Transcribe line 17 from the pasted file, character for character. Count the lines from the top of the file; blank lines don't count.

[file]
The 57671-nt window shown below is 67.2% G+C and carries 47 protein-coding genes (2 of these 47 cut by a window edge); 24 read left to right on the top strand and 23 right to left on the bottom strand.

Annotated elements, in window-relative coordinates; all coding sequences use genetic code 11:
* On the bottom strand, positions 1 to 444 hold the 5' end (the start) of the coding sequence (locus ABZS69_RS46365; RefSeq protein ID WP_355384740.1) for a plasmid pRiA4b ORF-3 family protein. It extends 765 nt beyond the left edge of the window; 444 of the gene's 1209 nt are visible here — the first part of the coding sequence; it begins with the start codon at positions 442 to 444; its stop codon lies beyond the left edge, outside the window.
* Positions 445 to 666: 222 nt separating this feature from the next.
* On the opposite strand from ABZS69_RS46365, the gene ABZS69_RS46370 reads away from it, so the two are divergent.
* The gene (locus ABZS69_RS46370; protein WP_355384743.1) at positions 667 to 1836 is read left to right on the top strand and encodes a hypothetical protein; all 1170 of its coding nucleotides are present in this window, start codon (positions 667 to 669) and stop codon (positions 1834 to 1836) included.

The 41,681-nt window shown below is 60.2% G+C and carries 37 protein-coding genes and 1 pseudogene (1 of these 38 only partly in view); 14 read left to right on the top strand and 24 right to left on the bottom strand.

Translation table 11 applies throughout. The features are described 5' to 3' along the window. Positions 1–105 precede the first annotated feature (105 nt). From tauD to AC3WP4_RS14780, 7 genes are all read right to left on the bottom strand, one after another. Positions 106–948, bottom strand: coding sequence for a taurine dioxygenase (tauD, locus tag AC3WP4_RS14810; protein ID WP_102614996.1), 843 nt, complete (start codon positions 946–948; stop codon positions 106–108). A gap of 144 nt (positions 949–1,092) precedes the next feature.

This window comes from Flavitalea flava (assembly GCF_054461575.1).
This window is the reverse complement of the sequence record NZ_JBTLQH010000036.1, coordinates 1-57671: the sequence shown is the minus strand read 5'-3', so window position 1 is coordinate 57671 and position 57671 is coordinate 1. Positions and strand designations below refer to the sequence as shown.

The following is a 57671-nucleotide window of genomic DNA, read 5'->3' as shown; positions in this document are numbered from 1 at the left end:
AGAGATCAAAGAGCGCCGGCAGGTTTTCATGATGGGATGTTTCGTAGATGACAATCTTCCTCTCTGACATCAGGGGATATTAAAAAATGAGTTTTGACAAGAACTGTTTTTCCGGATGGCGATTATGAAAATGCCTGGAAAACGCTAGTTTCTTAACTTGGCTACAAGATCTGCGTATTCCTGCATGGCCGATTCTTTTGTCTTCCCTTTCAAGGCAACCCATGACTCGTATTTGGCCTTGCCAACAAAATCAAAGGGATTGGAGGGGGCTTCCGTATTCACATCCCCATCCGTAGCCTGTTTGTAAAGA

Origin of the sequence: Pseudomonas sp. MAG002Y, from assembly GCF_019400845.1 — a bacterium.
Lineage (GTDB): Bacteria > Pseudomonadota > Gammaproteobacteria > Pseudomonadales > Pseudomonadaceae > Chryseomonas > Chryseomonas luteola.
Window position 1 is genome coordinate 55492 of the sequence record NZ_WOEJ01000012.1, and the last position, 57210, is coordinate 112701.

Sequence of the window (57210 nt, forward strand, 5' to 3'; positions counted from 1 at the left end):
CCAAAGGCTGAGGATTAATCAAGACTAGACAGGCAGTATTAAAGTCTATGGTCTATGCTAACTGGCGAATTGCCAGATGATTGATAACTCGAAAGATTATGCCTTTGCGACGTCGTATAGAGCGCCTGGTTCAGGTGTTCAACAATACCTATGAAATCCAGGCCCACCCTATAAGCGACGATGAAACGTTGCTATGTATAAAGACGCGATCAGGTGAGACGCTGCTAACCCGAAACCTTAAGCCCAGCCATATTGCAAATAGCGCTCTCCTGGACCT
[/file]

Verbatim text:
CCAAAGGCTGAGGATTAATCAAGACTAGACAGGCAGTATTAAAGTCTATGGTCTATGCTAACTGGCGAATTGCCAGATGATTGATAACTCGAAAGATTATGCCTTTGCGACGTCGTATAGAGCGCCTGGTTCAGGTGTTCAACAATACCTATGAAATCCAGGCCCACCCTATAAGCGACGATGAAACGTTGCTATGTATAAAGACGCGATCAGGTGAGACGCTGCTAACCCGAAACCTTAAGCCCAGCCATATTGCAAATAGCGCTCTCCTGGACCT